PhD Scientific Days 2021

Budapest, 7-8 July 2021

TT_II_P: Theoretical and Translational Medicine II. Posters

Molecular Mechanisms of Lysophosphatidylcholine-Induced Endothelial Dysfunction

Anna Janovicz1, Alíz Majer1, Tímea Tóth1, Gábor Tigyi1,2, Zoltán Benyó1, Éva Ruisanchez1
1 Institute of Translational Medicine, Semmelweis University, Budapest, Hungary
2 Department of Physiology, University of Tennessee Health Science Center, Memphis, USA

Text of the abstract

Introduction: Endothelial dysfunction is an early symptom of atherosclerosis, characterized by reduced NO-dependent vasorelaxation. Lysophosphatidylcholine (LPC), a component of oxidized low-density lipoprotein can evoke endothelial dysfunction, however the underlying mechanisms still remain elusive. LPC can be converted into lysophosphatidic acid (LPA) by the cell-surface enzyme autotaxin (ATX). According to our previous results, LPA causes cyclooxigenase-1 (COX1) and thromboxane receptor (TP) mediated vasoconstriction.
Aims: Our aim was to investigate the involvement of ATX and LPA in the LPC-induced endothelial dysfunction and to study the molecular mechanisms behind this process.
Methods: Myograph experiments were performed on thoracic aorta segments isolated from adult male C57Bl6 (WT), LPA1, LPA2, LPA4, LPA5 receptor, TP receptor and COX1 enzyme knock out (KO) mice. The effect of LPC on the NO-dependent vasorelaxation was examined after a 20 min incubation. The vessels were pre-contracted using phenylephrine (PE) prior to exposure to increasing concentrations of acetylcholine to evoke vasorelaxation. Some of the vessels were pre-treated with ATX inhibitor GLPG1690 or the superoxide scavenger Tempol.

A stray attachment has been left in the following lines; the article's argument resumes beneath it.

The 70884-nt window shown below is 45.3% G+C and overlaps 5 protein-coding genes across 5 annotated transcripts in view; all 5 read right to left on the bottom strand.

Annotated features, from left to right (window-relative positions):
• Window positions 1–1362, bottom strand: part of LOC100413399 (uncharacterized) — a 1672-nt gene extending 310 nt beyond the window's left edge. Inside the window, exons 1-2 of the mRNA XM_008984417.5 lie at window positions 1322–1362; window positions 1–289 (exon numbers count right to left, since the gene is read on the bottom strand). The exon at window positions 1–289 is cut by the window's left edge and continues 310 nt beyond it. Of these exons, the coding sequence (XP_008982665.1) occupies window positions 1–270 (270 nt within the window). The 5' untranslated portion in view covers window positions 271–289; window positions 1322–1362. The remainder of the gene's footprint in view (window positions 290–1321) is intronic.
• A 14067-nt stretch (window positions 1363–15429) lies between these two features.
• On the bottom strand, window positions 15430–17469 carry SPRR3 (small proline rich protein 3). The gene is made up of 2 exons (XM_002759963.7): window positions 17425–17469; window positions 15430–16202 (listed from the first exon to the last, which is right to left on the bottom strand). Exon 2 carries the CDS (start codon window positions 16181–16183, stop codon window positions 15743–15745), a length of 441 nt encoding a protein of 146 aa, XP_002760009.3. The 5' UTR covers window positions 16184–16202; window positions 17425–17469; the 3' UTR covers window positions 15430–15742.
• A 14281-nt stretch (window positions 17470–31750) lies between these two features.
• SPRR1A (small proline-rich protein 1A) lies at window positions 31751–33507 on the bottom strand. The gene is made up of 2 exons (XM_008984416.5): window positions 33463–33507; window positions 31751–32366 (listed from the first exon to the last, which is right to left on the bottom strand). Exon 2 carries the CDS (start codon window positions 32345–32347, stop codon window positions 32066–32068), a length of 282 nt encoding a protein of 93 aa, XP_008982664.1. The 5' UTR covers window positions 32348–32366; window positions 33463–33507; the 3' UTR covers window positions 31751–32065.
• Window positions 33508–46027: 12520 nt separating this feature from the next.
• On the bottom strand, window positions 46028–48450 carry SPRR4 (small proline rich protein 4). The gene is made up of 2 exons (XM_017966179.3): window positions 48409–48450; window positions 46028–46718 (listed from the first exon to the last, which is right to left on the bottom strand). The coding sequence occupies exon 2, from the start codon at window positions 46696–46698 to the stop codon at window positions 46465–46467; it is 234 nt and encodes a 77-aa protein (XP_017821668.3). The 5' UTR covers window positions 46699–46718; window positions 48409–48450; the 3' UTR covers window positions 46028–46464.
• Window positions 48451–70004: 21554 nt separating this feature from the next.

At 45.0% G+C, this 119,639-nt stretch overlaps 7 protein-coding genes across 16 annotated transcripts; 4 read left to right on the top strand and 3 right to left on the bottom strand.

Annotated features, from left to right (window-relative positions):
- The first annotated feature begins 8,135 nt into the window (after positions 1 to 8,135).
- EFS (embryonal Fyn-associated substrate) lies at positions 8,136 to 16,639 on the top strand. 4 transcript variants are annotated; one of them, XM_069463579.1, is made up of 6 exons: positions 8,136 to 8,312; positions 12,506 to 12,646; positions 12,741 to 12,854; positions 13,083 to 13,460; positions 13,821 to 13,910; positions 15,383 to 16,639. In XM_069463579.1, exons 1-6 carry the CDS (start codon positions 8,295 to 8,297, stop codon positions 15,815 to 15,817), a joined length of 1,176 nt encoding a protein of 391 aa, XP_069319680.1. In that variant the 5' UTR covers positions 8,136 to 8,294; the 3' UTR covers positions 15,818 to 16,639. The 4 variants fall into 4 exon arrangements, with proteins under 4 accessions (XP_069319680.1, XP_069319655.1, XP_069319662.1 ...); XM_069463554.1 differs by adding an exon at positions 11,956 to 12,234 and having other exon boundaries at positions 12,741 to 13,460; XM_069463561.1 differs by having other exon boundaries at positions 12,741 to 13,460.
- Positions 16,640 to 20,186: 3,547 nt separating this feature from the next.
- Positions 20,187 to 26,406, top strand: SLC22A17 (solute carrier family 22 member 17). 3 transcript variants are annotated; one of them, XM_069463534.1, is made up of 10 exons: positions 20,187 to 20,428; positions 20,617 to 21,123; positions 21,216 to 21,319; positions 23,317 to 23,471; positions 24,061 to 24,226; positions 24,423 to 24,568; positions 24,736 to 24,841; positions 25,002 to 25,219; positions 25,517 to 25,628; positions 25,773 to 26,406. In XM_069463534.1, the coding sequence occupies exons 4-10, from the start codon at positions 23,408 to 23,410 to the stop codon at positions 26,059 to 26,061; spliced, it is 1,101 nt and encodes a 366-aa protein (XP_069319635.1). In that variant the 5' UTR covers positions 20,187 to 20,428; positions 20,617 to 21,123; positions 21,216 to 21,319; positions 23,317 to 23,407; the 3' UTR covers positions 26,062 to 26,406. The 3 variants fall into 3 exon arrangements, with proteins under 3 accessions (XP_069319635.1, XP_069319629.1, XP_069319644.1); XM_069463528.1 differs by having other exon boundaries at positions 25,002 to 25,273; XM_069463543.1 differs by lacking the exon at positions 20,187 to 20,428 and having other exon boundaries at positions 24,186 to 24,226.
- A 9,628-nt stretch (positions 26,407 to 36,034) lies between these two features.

Results: Endothelium-dependent vasorelaxation was attenuated by LPC, however the ATX inhibitor GLPG1690 significantly reduced this effect. The effect of LPC was developed in COX1, TP, LPA1, LPA2 and LPA4 KO mice, but was markedly decreased in the segments isolated from LPA5 KO animals. On the other hand, Tempol diminished the endothelial dysfunction in the WT but it was not effective in the LPA5 KO mice.
Conclusions: We demonstrated that ATX and LPA play an important role in the development of LPC-induced endothelial dysfunction. Furthermore, LPA appear to mediate its effect via LPA5 receptor. The results suggest that the reduction of NO-dependent vasorelaxation is associated with elevated production of reactive oxigen species and this effect is likely to be mediated by LPA5 receptor. Taken together, in this study we identified a new pathway involved in the early steps of atherosclerosis.

Supported by the Hungarian NRDIO (K-125174, PD-132851 and NVKP_16-1-2016-0042 grants) as well as by the EFOP-3.6.3-VEKOP-16-2017-00009 grant.

University and Doctoral School

Semmelweis University, Doctoral School of Theoretical and Translational Medicine